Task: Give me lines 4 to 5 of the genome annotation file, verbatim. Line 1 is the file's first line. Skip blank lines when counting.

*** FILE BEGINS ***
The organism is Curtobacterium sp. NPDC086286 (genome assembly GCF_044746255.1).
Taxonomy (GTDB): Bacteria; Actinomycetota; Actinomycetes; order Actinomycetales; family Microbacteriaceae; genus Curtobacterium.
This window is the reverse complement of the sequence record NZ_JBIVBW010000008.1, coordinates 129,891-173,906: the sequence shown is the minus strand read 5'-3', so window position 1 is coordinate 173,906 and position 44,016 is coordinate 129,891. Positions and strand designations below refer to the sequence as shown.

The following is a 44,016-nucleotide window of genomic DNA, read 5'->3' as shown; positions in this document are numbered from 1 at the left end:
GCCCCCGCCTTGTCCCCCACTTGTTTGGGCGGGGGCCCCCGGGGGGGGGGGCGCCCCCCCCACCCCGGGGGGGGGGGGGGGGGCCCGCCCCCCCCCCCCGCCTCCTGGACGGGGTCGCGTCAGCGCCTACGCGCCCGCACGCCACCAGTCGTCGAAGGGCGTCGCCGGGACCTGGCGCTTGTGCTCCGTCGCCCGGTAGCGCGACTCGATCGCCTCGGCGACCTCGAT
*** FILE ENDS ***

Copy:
The following is a 44,016-nucleotide window of genomic DNA, read 5'->3' as shown; positions in this document are numbered from 1 at the left end:
GCCCCCGCCTTGTCCCCCACTTGTTTGGGCGGGGGCCCCCGGGGGGGGGGGCGCCCCCCCCACCCCGGGGGGGGGGGGGGGGGCCCGCCCCCCCCCCCCGCCTCCTGGACGGGGTCGCGTCAGCGCCTACGCGCCCGCACGCCACCAGTCGTCGAAGGGCGTCGCCGGGACCTGGCGCTTGTGCTCCGTCGCCCGGTAGCGCGACTCGATCGCCTCGGCGACCTCGAT